domingo, 6 de julio de 2014

The Anthem of Exultation

In the reading from the prophet Zechariah, we have a God who comes to us to manifest his power of salvation.  His presence is humble, is mounted on an ass. This text is very different from others of the Old Testament where God appears as a warrior that destroys their enemies. Verse 9 is quoted by the evangelists Matthew and John on the reception the people made to the Christ in Jerusalem at the end of his public life.  Jesus represents a peaceful God who brings peace to the men.    

Paul confesses something that corresponds to our experience and also the experience of all men: seeing the tendency to evil in oneself and perceiving it as insurmountable, leading to the anguish of despair. The positive part of that desperation is leading to delivery to Christ, the only one in which evil can be overcome. When you live in Christ the Spirit becomes: first, your liberator, second, your guide. The life in Christ and in his Spirit is opposite to the fleshly interests.

Matthew fragment is what has been called the "anthem of exultation". Christ rejoices with joy because the Father is revealed to small and ignorant. Christ does not praise the ignorance itself, but He praises humility and availability of the ignorant to welcome the gift of God. The wise are often self-sufficient, as the rich, and this is why they are opponents so often to the gift of God. If Christ speaks thus it is because He had to have some negative experience with this type of people.  In this text we have a demonstration, at least partial, of the "Trinity", when Christ speaks of the Father and the Son who live communion and mutual knowledge. This should be joined to the union of Christ with the Spirit that is shown in the fragment of the Epistle to the Romans which we have read. The Father, Christ, and the Spirit act together in the salvation of men.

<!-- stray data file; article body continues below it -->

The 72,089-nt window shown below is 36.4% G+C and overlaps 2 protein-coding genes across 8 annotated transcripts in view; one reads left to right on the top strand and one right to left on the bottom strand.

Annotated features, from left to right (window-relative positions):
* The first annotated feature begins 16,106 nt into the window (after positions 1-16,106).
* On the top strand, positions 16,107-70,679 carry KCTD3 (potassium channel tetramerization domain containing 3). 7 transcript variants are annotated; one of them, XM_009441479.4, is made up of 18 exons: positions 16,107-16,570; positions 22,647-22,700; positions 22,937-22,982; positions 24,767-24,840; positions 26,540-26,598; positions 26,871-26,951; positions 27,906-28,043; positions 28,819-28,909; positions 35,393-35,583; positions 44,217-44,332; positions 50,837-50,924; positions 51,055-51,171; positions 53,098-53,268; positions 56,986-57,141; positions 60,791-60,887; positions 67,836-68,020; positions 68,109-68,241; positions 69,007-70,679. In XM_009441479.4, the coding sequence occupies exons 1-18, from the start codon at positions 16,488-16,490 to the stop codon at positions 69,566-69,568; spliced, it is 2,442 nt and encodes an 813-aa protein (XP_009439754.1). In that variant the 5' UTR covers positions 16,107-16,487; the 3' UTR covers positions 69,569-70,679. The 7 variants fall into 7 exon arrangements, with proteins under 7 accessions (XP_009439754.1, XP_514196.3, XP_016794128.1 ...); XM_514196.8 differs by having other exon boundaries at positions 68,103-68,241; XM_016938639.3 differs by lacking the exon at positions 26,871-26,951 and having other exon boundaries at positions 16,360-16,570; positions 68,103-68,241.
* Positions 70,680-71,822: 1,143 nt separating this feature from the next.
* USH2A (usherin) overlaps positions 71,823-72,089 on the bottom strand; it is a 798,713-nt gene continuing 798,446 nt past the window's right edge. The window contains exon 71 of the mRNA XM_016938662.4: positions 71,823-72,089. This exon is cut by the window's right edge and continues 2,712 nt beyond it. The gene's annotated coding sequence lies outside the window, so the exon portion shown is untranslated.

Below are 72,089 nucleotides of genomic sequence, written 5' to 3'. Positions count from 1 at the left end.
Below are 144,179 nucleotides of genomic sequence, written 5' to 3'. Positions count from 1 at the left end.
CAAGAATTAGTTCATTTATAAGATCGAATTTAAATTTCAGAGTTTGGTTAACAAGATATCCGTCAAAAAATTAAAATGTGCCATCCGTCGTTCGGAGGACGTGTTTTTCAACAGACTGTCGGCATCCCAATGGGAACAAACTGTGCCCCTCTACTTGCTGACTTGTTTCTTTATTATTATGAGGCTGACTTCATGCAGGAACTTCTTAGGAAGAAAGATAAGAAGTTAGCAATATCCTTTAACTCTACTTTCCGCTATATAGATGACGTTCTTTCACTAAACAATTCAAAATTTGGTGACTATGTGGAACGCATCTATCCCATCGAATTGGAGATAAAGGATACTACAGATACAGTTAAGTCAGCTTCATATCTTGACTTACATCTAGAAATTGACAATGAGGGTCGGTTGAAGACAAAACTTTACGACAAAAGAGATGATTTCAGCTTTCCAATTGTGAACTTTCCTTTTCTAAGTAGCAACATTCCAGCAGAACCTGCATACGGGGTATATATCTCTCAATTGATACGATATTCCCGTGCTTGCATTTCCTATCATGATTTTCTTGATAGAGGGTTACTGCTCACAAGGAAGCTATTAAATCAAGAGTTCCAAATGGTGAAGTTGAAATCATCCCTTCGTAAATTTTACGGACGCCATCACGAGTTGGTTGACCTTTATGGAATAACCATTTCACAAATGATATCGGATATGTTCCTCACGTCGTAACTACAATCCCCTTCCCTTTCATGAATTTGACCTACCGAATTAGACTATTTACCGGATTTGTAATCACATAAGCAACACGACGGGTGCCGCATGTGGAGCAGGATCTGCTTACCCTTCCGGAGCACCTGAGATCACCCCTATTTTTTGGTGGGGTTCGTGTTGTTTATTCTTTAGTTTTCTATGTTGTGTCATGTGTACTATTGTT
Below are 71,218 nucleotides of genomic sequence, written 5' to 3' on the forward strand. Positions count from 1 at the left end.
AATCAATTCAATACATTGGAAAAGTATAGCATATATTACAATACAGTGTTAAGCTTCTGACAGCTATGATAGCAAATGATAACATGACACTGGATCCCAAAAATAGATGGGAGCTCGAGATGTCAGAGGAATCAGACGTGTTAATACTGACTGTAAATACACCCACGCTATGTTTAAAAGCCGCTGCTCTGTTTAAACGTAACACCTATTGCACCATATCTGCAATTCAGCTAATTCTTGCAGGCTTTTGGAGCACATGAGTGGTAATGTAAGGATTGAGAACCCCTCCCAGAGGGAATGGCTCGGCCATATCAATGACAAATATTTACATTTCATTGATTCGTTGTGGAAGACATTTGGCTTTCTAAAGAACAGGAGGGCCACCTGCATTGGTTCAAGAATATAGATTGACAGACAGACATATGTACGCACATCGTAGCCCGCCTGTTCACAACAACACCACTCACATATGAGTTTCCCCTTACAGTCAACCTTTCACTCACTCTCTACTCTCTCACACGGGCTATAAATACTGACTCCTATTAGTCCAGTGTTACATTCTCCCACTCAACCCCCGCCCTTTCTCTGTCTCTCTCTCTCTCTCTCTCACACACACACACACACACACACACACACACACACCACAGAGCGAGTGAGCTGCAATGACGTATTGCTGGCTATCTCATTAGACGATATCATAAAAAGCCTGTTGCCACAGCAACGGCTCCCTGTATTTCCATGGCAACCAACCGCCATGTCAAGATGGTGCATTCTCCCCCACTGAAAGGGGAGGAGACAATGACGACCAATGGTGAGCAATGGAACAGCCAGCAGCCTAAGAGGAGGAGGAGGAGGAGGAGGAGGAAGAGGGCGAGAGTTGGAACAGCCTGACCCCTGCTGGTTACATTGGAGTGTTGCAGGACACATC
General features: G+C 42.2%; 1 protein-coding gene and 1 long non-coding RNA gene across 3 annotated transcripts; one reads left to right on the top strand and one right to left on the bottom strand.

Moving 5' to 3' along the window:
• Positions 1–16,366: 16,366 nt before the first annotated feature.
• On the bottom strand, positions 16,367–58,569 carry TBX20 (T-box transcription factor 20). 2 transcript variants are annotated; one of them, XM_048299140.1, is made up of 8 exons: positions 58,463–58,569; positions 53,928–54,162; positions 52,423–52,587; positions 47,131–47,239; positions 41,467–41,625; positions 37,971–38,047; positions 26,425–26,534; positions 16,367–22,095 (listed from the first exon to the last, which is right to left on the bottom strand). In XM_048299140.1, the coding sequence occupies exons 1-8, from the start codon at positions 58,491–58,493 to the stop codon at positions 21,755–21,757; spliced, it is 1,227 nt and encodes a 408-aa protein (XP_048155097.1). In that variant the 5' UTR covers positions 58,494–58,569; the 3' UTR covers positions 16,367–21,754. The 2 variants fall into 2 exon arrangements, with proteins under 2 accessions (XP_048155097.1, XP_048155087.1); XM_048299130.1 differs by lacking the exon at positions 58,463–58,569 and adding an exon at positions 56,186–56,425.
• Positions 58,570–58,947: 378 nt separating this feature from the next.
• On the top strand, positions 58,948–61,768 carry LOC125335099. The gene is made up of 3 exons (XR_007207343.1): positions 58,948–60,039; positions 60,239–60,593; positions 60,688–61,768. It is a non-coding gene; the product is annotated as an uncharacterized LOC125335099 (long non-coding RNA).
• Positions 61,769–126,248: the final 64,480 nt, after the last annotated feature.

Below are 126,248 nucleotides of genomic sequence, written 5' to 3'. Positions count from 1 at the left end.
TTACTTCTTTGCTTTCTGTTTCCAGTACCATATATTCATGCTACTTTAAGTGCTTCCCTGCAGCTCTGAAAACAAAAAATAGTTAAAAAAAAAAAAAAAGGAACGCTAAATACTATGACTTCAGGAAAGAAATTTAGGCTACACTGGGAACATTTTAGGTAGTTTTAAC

The final part is very comforting, when Christ invites us to trust him, to follow him, to imitate him, and announces us relief, joy and tenderness. Some devotions that have occurred in different branches of Christianity, may be based on this text as, within Roman Catholicism, that of the Heart of Jesus, or, within Orthodoxy, the invocation to Christ as merciful Son of God. "Lord Jesus Christ, Son of God, have mercy on me, poor sinner." When we love to Christ, we are increasingly linked to Him and we seem increasingly to Him. In this sense, I really like this prayer: "Lord, make my heart like yours."

Author: Javier Moreno